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29 June 2006 @ 01:46 pm
The Best Things About Working at a Summer Horse Camp  
Well, it's summer, and that only means one thing...horse camp. Well, that and no school, hot weather, and way better movies than ever come out during the rest of the year. But also horse camp.
So, having worked at the horse camp the barn I ride at has last year, and now working at it again, I'd like to list all the things I love about working at horse camp. 

1. The payment. One hack a week on a lesson horse. That's four hours a day, five days a week, which adds up to 20 hours. And I get one ride by myself on a lesson horse that I don't even get to choose.
2. Watching the lesson horses get spoiled by kids who don't know what they're doing.
3. Knowing that I'll be riding one of those lesson horses later and absolutely dreading it.
4. Repeating myself over and over and over again while none of the kids listen. "Don't walk behind the horse." "Make sure you brush his legs." "You can't go to lunch yet, you have to take care of the horse." And this year is the added bonus: "No, you can't go see the foal."
5. Holding onto a lead rope and trotting a stubborn horse around the ring in 90-degree weather. Then, when that horse gets to walk, I get to go run another stubborn horse around the ring. No breaks for the workers.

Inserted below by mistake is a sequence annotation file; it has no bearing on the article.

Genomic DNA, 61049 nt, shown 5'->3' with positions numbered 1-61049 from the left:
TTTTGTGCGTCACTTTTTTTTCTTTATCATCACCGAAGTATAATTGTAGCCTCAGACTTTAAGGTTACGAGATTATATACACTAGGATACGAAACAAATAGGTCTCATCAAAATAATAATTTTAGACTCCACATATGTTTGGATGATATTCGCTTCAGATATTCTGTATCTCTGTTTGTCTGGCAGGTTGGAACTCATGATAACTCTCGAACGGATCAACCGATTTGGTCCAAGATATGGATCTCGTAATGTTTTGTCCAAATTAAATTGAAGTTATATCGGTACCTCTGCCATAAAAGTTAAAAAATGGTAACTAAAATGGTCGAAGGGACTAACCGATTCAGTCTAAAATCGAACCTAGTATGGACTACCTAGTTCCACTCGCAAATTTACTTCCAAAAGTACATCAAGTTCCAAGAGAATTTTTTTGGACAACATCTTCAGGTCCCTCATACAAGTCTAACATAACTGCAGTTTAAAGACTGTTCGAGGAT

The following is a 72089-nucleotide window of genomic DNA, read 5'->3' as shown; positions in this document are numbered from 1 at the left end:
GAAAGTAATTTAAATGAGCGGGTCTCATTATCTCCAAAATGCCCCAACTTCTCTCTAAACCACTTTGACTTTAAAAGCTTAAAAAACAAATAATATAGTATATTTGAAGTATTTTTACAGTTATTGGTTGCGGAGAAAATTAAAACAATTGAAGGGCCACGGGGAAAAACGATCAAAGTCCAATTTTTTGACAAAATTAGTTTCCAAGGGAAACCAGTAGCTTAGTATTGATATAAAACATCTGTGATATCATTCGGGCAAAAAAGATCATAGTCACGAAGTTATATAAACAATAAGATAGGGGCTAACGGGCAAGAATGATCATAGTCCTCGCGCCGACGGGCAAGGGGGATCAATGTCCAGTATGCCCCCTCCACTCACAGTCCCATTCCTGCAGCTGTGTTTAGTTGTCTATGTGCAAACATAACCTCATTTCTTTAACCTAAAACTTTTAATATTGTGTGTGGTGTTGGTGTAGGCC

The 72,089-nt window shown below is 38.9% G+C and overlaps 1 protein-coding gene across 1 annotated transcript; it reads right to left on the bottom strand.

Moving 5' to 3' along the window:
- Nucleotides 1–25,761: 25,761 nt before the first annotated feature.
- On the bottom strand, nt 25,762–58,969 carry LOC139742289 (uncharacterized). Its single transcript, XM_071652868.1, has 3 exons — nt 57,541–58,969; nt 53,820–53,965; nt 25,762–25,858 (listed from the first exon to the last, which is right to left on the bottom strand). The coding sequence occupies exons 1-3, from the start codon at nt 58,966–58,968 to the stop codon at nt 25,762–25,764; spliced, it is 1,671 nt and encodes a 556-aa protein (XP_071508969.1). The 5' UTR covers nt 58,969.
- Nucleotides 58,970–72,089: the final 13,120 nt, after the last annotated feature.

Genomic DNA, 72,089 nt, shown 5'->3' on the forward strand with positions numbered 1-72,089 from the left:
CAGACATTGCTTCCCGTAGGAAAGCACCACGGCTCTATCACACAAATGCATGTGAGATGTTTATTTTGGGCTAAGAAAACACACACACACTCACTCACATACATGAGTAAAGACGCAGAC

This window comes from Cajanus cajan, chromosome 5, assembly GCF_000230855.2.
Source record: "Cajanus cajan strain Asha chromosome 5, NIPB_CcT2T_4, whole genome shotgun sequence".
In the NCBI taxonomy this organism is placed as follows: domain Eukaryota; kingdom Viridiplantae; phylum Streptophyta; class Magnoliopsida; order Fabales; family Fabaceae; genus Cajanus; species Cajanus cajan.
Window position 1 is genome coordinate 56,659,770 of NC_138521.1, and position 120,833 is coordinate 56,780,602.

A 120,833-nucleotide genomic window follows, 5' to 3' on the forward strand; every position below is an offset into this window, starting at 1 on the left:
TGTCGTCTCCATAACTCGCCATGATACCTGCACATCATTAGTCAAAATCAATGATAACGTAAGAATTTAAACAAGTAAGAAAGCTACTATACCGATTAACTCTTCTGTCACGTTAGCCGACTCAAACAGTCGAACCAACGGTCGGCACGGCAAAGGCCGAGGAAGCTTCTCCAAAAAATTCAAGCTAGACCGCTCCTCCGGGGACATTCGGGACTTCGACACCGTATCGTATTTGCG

6. Walking a horse around an overgrown trail and getting hit with (a) tree branches, (b) tall grass, (c) horse tails, and (d) thorns. A lot of thorns.
7. Kids who think they know more than me because they read books about horses. I'm not saying I know everything about horses...I'm just saying that I ride twice a week, every week, and have been for four years, while they ride one or two weeks a year in the summer.
9. Trying to keep track of four or more kids in a horse barn while the other half rides. Related, trying to get those four or more kids to actually do the worksheets they were assigned to do. Or trying to teach them about things like coat colors, markings, saddle and bridle parts, parts of the horse, etc.
10. Knowing that, instead of being there, I could be somewhere else. Like at the movie theater. With air-conditioning. Not dealing with little kids and stubborn horses. But still working there anyway.

Sometimes I wonder why I still do this. Then I remember the 200 hours of agricultural-related work I have to do for school by January. And I start crying.

I know I haven't posted on here before...besides my little intro-post thing...but I figured, hey, why not start now?
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